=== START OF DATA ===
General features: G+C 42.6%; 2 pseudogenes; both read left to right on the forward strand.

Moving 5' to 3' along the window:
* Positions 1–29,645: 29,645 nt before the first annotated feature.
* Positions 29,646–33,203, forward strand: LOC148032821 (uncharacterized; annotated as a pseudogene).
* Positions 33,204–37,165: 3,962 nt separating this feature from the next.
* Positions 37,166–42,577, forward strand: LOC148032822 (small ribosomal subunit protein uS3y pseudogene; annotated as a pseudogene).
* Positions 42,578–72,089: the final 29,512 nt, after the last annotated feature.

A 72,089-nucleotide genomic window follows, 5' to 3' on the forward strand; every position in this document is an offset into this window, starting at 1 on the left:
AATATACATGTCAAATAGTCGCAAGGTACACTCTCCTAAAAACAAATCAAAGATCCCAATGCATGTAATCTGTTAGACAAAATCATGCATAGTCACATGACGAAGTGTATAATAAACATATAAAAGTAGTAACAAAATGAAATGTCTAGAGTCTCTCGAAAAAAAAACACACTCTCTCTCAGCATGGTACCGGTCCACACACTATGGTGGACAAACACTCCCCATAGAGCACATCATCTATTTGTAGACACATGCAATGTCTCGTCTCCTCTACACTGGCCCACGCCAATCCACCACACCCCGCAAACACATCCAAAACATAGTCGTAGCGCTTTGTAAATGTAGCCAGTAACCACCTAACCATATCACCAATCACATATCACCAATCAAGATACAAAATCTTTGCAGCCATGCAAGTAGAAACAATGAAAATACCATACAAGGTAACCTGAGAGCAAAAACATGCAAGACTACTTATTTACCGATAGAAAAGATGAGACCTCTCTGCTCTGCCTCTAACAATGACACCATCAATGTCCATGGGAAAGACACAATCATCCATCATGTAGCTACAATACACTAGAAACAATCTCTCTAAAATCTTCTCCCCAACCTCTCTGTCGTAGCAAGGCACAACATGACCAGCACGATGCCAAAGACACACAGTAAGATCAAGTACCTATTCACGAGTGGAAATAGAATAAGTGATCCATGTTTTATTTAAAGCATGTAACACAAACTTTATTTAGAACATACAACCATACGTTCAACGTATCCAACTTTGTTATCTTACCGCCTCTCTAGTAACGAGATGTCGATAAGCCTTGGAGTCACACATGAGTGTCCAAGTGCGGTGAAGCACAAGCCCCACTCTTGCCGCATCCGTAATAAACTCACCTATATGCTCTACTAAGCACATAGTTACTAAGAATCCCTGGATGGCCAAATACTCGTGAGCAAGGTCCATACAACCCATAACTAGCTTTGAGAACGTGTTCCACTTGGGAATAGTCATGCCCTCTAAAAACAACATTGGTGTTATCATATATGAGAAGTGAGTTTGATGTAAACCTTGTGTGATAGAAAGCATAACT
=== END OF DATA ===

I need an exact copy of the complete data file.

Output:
General features: G+C 42.6%; 2 pseudogenes; both read left to right on the forward strand.

Moving 5' to 3' along the window:
* Positions 1–29,645: 29,645 nt before the first annotated feature.
* Positions 29,646–33,203, forward strand: LOC148032821 (uncharacterized; annotated as a pseudogene).
* Positions 33,204–37,165: 3,962 nt separating this feature from the next.
* Positions 37,166–42,577, forward strand: LOC148032822 (small ribosomal subunit protein uS3y pseudogene; annotated as a pseudogene).
* Positions 42,578–72,089: the final 29,512 nt, after the last annotated feature.

A 72,089-nucleotide genomic window follows, 5' to 3' on the forward strand; every position in this document is an offset into this window, starting at 1 on the left:
AATATACATGTCAAATAGTCGCAAGGTACACTCTCCTAAAAACAAATCAAAGATCCCAATGCATGTAATCTGTTAGACAAAATCATGCATAGTCACATGACGAAGTGTATAATAAACATATAAAAGTAGTAACAAAATGAAATGTCTAGAGTCTCTCGAAAAAAAAACACACTCTCTCTCAGCATGGTACCGGTCCACACACTATGGTGGACAAACACTCCCCATAGAGCACATCATCTATTTGTAGACACATGCAATGTCTCGTCTCCTCTACACTGGCCCACGCCAATCCACCACACCCCGCAAACACATCCAAAACATAGTCGTAGCGCTTTGTAAATGTAGCCAGTAACCACCTAACCATATCACCAATCACATATCACCAATCAAGATACAAAATCTTTGCAGCCATGCAAGTAGAAACAATGAAAATACCATACAAGGTAACCTGAGAGCAAAAACATGCAAGACTACTTATTTACCGATAGAAAAGATGAGACCTCTCTGCTCTGCCTCTAACAATGACACCATCAATGTCCATGGGAAAGACACAATCATCCATCATGTAGCTACAATACACTAGAAACAATCTCTCTAAAATCTTCTCCCCAACCTCTCTGTCGTAGCAAGGCACAACATGACCAGCACGATGCCAAAGACACACAGTAAGATCAAGTACCTATTCACGAGTGGAAATAGAATAAGTGATCCATGTTTTATTTAAAGCATGTAACACAAACTTTATTTAGAACATACAACCATACGTTCAACGTATCCAACTTTGTTATCTTACCGCCTCTCTAGTAACGAGATGTCGATAAGCCTTGGAGTCACACATGAGTGTCCAAGTGCGGTGAAGCACAAGCCCCACTCTTGCCGCATCCGTAATAAACTCACCTATATGCTCTACTAAGCACATAGTTACTAAGAATCCCTGGATGGCCAAATACTCGTGAGCAAGGTCCATACAACCCATAACTAGCTTTGAGAACGTGTTCCACTTGGGAATAGTCATGCCCTCTAAAAACAACATTGGTGTTATCATATATGAGAAGTGAGTTTGATGTAAACCTTGTGTGATAGAAAGCATAACT